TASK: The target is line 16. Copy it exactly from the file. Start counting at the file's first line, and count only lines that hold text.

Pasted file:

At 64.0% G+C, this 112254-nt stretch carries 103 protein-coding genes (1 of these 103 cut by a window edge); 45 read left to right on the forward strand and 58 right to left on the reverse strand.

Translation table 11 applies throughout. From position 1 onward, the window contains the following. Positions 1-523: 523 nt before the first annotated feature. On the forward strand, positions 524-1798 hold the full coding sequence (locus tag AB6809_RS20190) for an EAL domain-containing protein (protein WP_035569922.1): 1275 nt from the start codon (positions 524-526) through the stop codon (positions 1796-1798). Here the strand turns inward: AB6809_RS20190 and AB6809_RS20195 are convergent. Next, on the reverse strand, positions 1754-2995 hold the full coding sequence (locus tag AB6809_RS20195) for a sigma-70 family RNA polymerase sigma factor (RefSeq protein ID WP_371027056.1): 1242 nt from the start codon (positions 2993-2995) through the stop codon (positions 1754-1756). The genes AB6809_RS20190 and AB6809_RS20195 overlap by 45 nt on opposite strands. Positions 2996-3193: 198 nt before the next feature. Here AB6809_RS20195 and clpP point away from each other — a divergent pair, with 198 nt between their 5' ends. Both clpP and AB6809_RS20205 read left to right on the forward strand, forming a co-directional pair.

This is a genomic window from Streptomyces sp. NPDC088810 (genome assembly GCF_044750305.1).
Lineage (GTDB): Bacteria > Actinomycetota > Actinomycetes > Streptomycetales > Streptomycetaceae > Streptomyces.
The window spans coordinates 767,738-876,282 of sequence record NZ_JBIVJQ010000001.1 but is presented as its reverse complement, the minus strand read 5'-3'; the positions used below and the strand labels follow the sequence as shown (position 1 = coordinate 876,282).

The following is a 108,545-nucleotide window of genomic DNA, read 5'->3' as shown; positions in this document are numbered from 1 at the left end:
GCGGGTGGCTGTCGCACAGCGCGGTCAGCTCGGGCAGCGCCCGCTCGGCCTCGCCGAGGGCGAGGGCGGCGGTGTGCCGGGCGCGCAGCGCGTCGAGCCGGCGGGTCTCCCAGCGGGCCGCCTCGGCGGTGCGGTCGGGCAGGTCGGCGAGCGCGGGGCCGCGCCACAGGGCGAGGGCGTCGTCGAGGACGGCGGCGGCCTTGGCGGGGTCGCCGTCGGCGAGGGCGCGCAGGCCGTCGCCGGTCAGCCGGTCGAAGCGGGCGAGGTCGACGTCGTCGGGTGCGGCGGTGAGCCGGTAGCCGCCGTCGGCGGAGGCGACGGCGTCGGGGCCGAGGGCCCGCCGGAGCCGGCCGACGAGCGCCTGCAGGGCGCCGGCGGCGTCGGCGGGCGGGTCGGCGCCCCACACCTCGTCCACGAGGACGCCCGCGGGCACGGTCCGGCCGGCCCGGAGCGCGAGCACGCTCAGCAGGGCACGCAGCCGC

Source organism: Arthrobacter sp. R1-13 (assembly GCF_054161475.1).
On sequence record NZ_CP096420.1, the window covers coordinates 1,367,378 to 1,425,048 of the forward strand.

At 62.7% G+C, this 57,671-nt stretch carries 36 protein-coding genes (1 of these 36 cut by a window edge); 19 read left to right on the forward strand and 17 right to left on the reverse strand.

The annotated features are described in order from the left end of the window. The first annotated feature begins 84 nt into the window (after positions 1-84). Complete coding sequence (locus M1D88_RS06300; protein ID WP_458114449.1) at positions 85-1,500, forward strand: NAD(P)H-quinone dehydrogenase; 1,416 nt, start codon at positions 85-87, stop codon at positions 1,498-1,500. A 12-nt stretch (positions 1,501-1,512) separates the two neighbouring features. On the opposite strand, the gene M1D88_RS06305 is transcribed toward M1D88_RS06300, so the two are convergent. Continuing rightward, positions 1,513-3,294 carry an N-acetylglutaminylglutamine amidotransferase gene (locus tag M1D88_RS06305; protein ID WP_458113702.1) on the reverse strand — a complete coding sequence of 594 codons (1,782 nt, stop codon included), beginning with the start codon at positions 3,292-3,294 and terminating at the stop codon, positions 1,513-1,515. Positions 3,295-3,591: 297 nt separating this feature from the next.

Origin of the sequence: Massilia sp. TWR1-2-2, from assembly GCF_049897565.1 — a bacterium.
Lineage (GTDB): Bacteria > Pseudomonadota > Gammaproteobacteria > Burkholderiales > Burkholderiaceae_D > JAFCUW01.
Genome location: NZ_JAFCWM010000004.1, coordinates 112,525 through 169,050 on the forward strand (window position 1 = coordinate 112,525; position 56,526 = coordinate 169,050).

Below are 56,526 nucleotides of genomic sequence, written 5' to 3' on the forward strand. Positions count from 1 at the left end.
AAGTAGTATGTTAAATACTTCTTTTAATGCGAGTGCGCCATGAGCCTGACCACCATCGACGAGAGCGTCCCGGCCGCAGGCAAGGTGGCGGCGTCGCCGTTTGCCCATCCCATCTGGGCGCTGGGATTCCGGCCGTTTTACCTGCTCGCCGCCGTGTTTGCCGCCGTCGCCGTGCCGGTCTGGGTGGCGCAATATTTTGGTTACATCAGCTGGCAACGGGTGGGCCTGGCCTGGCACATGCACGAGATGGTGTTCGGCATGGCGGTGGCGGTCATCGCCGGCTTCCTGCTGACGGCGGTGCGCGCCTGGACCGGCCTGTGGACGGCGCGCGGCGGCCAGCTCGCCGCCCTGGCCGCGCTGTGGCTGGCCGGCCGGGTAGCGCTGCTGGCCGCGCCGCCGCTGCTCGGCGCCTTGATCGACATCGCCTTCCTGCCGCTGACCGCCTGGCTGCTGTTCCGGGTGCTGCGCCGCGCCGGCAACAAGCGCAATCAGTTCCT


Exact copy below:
AAGTAGTATGTTAAATACTTCTTTTAATGCGAGTGCGCCATGAGCCTGACCACCATCGACGAGAGCGTCCCGGCCGCAGGCAAGGTGGCGGCGTCGCCGTTTGCCCATCCCATCTGGGCGCTGGGATTCCGGCCGTTTTACCTGCTCGCCGCCGTGTTTGCCGCCGTCGCCGTGCCGGTCTGGGTGGCGCAATATTTTGGTTACATCAGCTGGCAACGGGTGGGCCTGGCCTGGCACATGCACGAGATGGTGTTCGGCATGGCGGTGGCGGTCATCGCCGGCTTCCTGCTGACGGCGGTGCGCGCCTGGACCGGCCTGTGGACGGCGCGCGGCGGCCAGCTCGCCGCCCTGGCCGCGCTGTGGCTGGCCGGCCGGGTAGCGCTGCTGGCCGCGCCGCCGCTGCTCGGCGCCTTGATCGACATCGCCTTCCTGCCGCTGACCGCCTGGCTGCTGTTCCGGGTGCTGCGCCGCGCCGGCAACAAGCGCAATCAGTTCCT